The Ultimate Guide to Invoice Finance

With the economy the way it is at the moment, some business owners in the UK have found it hard in recent years to get the funding that they need in order to be able to grow their business. Banks are forcing many people to jump through hoops before they consider lending them any money, meaning that cash flow is often hard to come by. All is not lost, however, as this is where invoice finance comes in. So, let’s take a closer look at it:


What is it?



Invoice finance is a way of raising money against any unpaid invoices that your business is in possession of. What it means is if you have an invoice that you have yet to issue a client, you can get an agreed cash lump sum in return for the invoice. What you are doing is you are using the invoice as the asset, rather than as future earnings – and in some cases you may be able to release up to 95% of the invoices value.


How does it work?


Let’s break it down into three simple steps:

1. You perform a service for a customer and you then prepare an invoice to issue to them

2. You then send the invoice to an invoice finance company, such as Finance4Recruitment, and we then offer you a percentage of the final value of the invoice

3. We will then collect the money due to you from the invoice from your customer when it is due


What type of companies use it?


The stereotypical view of the sort of companies that use invoice finance is that they are small companies who exist from day to day and need cash flow quickly in order to meet their costs. At Finance4 Recruitment we specialise in offering invoice finance for recruitment firms but we know that However, the reality of who actually uses invoice finance is quite different. Companies of all sizes in all sorts of industries use invoice finance, including: acquisition and management buyout firms, creative agencies, engineering companies, logistics firms, and wholesalers as well.

Invoice finance can be used by these companies for many different reasons such as to alleviate cash flow issues, to buy essential kit that they otherwise would not be able to afford, for investment purposes or even to restructure the company.


How did it start?


Invoice finance was first used in the 1960s, but it didn’t really grow in popularity until the 1980s. It then really took off in the boom years of the late 1990s and early 2000s and was firmly engraved as a way to finance a business after the credit crunch in 2008. The crunch meant that many banks and financial institutions became more and more reluctant to lend businesses money, and so invoice finance became a popular way for firms to raise money – for many different reasons.


Why is it so popular?


  • Anyone can use it – You won’t be credit scored and your don’t need to justify it through your company accounts
  • Doesn’t involve assets – you don’t need to put any fixed assets on the line to gain funding – your invoice acts as your asset
  • Easy to access – you just need one unpaid invoice to access cash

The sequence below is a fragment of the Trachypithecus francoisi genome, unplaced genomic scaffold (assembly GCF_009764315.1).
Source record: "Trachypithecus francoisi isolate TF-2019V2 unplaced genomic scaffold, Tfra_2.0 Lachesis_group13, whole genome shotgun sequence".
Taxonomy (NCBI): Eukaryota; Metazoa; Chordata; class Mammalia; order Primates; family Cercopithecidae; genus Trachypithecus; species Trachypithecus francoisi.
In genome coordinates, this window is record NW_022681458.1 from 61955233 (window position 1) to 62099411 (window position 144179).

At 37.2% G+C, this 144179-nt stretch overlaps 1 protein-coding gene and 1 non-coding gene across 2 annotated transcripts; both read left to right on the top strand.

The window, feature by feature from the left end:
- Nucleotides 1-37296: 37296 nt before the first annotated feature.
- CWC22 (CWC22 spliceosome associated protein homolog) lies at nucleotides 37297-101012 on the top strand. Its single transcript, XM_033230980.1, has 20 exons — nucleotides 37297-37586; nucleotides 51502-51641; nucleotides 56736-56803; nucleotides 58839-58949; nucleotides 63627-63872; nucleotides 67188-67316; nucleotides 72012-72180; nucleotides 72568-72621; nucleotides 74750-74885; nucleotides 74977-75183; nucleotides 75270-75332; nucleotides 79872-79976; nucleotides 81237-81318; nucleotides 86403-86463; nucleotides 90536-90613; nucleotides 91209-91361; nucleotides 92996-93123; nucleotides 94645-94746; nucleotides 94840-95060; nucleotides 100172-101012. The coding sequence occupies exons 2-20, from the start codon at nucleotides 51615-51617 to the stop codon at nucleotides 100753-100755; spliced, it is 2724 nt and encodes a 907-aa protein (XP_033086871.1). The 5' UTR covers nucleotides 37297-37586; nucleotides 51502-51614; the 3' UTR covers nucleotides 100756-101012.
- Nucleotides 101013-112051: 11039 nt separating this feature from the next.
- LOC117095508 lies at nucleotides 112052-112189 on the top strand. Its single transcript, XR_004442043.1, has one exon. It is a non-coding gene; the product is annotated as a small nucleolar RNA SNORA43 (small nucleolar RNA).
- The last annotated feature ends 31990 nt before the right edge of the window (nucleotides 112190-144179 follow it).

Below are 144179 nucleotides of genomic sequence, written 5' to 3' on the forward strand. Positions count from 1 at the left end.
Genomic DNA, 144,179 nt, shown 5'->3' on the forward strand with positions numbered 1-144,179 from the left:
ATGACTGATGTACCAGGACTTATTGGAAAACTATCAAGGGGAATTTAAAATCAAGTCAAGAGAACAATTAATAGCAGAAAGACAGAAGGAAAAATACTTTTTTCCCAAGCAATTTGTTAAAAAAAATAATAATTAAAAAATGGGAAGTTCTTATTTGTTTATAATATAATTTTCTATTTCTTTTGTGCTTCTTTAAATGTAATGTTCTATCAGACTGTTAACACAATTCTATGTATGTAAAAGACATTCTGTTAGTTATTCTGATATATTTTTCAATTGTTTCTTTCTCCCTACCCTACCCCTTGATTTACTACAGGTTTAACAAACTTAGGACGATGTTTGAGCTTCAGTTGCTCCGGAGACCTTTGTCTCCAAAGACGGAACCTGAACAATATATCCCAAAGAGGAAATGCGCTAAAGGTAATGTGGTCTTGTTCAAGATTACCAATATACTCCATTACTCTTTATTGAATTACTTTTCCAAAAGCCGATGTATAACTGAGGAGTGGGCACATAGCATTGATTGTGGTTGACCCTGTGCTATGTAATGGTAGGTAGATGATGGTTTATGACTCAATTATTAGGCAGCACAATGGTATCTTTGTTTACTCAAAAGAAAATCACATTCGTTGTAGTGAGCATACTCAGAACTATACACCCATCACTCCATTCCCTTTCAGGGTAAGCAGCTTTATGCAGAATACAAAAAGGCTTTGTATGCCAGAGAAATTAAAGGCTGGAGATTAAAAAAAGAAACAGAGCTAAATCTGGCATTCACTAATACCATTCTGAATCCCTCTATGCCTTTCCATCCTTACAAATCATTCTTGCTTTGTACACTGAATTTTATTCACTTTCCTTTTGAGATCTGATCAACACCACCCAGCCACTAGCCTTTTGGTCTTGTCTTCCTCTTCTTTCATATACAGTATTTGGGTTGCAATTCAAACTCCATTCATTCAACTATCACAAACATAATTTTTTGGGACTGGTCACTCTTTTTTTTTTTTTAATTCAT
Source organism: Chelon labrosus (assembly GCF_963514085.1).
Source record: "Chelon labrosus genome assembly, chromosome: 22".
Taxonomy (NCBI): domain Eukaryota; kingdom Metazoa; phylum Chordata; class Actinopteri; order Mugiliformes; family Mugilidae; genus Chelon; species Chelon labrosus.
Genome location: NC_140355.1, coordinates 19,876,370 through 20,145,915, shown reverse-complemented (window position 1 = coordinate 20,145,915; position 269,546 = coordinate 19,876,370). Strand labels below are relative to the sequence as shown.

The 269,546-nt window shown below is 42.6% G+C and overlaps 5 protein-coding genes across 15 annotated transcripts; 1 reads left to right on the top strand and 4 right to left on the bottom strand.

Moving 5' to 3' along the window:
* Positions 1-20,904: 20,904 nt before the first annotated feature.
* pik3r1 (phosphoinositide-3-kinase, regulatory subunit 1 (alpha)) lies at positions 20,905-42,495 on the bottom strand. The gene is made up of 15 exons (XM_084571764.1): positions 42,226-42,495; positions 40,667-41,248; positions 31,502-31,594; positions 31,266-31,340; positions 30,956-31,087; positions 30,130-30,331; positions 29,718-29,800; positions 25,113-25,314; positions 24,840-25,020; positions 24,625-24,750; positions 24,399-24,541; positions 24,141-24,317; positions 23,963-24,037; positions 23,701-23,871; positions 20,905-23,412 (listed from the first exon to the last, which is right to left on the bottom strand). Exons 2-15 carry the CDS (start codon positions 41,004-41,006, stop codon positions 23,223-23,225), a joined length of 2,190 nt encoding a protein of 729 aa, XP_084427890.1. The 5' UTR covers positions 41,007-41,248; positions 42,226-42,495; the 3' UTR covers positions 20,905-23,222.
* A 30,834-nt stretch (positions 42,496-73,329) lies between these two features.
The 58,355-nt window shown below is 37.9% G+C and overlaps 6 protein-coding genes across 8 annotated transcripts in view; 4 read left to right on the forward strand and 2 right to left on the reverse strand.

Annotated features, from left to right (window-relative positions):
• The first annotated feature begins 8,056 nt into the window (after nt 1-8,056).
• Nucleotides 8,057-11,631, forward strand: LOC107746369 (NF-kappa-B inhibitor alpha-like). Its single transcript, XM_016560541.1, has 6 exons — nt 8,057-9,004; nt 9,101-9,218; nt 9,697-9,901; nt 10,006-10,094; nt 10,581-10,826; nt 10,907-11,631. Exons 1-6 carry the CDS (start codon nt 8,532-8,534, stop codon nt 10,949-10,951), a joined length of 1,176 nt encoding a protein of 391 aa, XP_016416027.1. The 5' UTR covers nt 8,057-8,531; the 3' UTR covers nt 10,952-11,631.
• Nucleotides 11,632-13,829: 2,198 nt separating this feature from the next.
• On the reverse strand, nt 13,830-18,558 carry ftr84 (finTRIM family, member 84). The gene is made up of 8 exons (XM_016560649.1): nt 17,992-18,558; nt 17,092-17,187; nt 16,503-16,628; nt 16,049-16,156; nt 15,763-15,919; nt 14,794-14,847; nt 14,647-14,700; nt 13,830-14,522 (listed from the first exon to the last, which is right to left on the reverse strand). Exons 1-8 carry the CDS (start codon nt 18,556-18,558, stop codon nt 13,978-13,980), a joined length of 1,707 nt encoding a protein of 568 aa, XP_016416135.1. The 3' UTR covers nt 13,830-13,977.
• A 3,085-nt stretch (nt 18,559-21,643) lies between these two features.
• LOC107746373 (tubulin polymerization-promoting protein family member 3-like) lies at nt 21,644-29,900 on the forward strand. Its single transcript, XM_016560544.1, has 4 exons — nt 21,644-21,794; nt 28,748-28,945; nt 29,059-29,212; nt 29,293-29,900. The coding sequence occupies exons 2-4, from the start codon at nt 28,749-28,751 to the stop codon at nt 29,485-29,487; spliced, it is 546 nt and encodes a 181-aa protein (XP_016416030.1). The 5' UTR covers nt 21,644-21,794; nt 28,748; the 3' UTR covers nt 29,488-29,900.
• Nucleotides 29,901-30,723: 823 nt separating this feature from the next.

• Flexible – You can tap into as little or as much money as you have currently lying about in unpaid invoices
  • Speedy – You are often able to access the cash you need in as little as 48 hours


How is it different to invoice discounting?


Although invoice discounting and invoice finance both use invoices as a way of promoting cash flow, the main difference is in the way that the invoice is used. With invoice finance, all of the responsibility for the invoice belongs to the finance company once the cash has been cleared. This means that they will need to chase the customer for payment, and they will have to deal with any issues if the customer decides not to pay.

With invoice discounting a lot of the responsibility for the invoice stays with the business to whom the invoice money is owed. The invoice discount company will simply lend the business money which they will then expect to be returned to them once the invoice has been paid.

Look at it like this: invoice discounting is like a mortgage as you are getting a loan against the value owed – and so the finance company will take into account your future earnings before issuing the loan. With invoice finance you are getting a payment that is slightly less than the sum owed on the invoice.

Here at Finance4Recruitment we have been helping recruitment businesses to grow by offering finance for recruitment agencies for  over 30 years. If you want to tap into the value of your unpaid invoices then please get in touch with the team today by calling 0161 818 9670 or by email at

Other news

Guide to Invoice Discounting for Recruitment Agencies
Guide to Invoice Discounting for Recruitment Agencies
Read more
Top Tips for Starting a Recruitment Agency
Top Tips for Starting a Recruitment Agency
Read more
10 Things You Need To Know About Healthcare RPO Partnerships
Read more
Master Vendor and RPO: What do they mean for factoring services
Master Vendor and RPO: What do they mean for factoring services?
Read more